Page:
Dallas — A state court jury heard opening statements Tuesday in the first case to go to trial over allegations that Johnson & Johnson subsidiary Ethicon Inc.’s Gynecare Prosima Pelvic Floor Repair System was defectively designed and severely injured a woman who had the mesh implanted to treat pelvic organ prolapse.
To date Ethicon has only taken five other pelvic mesh cases to trial out of more than 70,000 suits pending against mesh manufacturers in state and federal court throughout the country, with juries awarding plaintiffs’ verdicts on four of those occasions. The current case also marks the fourth time video of a pelvic mesh trial will be webcast live by Courtroom View Network, after the first Ethicon mesh trial was recorded in 2013, along with a trial against Boston Scientific Corp. in 2014 and another Ethicon trial earlier this year.
Plaintiff Carol Cavness sued Ethicon in 2014 after having the Prosima device implanted to treat pelvic organ prolapse, a condition which occurs when muscle weakness causes organs to drop from their usual positions in the abdomen. She claims to have experienced pain, infection, scarring and incontinence since the implantation in 2012, and alleges that Ethicon failed to provide adequate warnings about the mesh’s potential side effects.
That same year Ethicon halted sales of the Prosima amidst mounting suits over the device and increasing scrutiny from the U.S. Food & Drug Administration.
Ethicon knew the mesh used in the Prosima could prompt an immune system response that would cause degradation of pelvic tissue, according to Cavness’ suit, but they withheld information about the risks associated with the device while continuing to market is as “safe and effective.”
“Contrary to the representations and marketing of defendants J&J and Ethicon, the pelvic mesh products have high failure, injury, and complication rates, fail to perform as intended, require frequent and often debilitating revision surgeries, and have caused severe and irreversible injuries, conditions, and damage to a significant number of women,” Cavness’ complaint states.
The suit also includes claims against the physician who implanted the mesh in Cavness, Teresa Kowalczyk.
Cavness is seeking damages for disfigurement, impairment, past and future medical expenses and mental anguish. She will also be allowed to pursue punitive damages against Ethicon, after Judge Ken Molberg nixed the company’s attempt to scuttle those claims with a summary judgment motion.
Ethicon has argued that its mesh products are safe, and that treatment of pelvic organ prolapse with the Prosima device is often preferable to surgical procedures that the company claims can fail to permanently correct the condition.
Company spokesman Matthew Johnson said in a statement that clinical studies have shown the Prosima system to have a low rate of postoperative complications when used with appropriate patient selection and proper surgical technique.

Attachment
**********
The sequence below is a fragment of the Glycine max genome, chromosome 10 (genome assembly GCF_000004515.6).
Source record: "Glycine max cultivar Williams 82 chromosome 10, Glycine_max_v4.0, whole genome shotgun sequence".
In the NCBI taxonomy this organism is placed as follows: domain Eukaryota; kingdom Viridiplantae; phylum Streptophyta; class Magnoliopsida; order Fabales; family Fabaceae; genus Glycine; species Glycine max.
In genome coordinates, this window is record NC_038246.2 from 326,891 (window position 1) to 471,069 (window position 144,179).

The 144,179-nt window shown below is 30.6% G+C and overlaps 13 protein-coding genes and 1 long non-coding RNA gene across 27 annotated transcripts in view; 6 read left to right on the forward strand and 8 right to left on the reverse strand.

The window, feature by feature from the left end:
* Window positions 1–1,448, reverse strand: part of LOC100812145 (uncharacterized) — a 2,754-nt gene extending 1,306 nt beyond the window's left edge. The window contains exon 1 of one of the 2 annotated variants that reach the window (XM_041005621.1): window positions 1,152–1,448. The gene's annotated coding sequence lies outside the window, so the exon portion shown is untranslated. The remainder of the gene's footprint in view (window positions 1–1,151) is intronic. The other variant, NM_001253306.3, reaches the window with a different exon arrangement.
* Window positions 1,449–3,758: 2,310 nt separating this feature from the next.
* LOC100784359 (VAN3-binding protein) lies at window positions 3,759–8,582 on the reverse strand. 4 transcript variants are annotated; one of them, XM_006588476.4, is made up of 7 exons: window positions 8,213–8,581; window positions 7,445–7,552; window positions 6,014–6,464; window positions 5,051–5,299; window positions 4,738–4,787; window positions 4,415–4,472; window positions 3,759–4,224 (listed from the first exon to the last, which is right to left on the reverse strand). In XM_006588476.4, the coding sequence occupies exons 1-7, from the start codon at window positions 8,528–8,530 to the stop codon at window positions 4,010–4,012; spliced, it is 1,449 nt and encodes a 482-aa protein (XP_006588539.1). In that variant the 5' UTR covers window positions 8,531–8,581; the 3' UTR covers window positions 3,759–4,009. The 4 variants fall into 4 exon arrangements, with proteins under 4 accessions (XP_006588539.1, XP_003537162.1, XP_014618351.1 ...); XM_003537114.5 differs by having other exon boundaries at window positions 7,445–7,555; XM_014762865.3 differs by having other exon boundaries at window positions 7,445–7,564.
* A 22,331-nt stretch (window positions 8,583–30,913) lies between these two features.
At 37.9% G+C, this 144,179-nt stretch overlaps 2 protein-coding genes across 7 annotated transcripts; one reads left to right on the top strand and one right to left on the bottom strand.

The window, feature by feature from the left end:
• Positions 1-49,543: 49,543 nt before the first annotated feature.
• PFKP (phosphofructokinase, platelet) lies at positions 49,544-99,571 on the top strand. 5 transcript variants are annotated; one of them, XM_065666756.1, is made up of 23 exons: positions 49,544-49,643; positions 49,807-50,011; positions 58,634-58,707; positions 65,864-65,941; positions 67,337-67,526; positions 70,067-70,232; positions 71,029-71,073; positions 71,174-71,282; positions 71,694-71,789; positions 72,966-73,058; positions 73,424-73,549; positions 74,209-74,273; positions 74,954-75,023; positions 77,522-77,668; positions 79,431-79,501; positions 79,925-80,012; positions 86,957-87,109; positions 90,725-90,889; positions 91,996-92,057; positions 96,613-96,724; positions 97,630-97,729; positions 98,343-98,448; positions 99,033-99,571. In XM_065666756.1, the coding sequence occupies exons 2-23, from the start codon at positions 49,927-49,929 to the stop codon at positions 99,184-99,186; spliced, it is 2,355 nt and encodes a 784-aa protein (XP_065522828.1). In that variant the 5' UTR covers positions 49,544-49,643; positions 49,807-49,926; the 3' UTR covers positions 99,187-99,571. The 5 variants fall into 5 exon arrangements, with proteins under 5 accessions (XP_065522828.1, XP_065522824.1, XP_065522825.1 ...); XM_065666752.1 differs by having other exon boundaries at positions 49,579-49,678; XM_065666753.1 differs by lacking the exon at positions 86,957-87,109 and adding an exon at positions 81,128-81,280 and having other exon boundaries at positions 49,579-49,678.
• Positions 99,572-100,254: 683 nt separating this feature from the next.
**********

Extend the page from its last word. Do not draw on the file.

“Ethicon will vigorously defend itself in this trial,” Johnson said. “The evidence will show that Ethicon acted appropriately and responsibly in the research, development and marketing of its Prosima device for the treatment of pelvic organ prolapse.”
While manufacturers like Ethicon and Boston Scientific have taken numerous cases to trial, other companies have chosen to settle their pelvic mesh cases en masse rather than risk being saddled with massive jury verdicts. Endo International PLC subsidiary American Medical Systems Inc. struck an $830 million deal in 2014 to settle most of the 22,000 suits overs its mesh products.
Plaintiffs’ verdict against Ethicon have ranged between $1.2 million and $11.1 million, according to court records. Boston Scientific has notched more wins in state court, but been hit with substantially larger verdicts. A trial in 2014 before Judge Molberg resulted in a $73 million verdict, later reduced to $34 million, and in May a Delaware state court jury rocked the company with a $100 million verdict.
The current trial in Dallas will be webcast gavel-to-gavel by Courtroom View Network, from the start of witness testimony onward, including closing arguments and the verdict. CVN also hopes to webcast another pelvic mesh case against Ethicon scheduled to go to trial in Travis County, Texas on October 26.
Cavness is represented by Tim Goss and Rich Freese of Freese & Goss PLLC, Bill Blankenship of William F. Blankenship III PC,, Richard Capshaw of Capshaw & Associates, Kevin Edwards and Peter de la Cerda of Edwards & de la Cerda PLLC, and Julie Rhoades and David Matthews of Matthews & Associates.
Ethicon is represented by William Massie Gage and Helen Kathryn Downs of Butler Snow LLP and Kathleen Gallagher of Beck Redden LLP. Kowalczyk is represented by Philipa Remington and Cathryn Paton of Thiebaud Remington Thornton Bailey LLP.
The case is Cavness v. Kowalczyk et al., case number DC-14-04220, in the 95th District Court of Dallas County, Texas.
E-mail David Siegel at firstname.lastname@example.org.
Click here to check out other product liability trials in CVN’s one-of-a-kind video archive.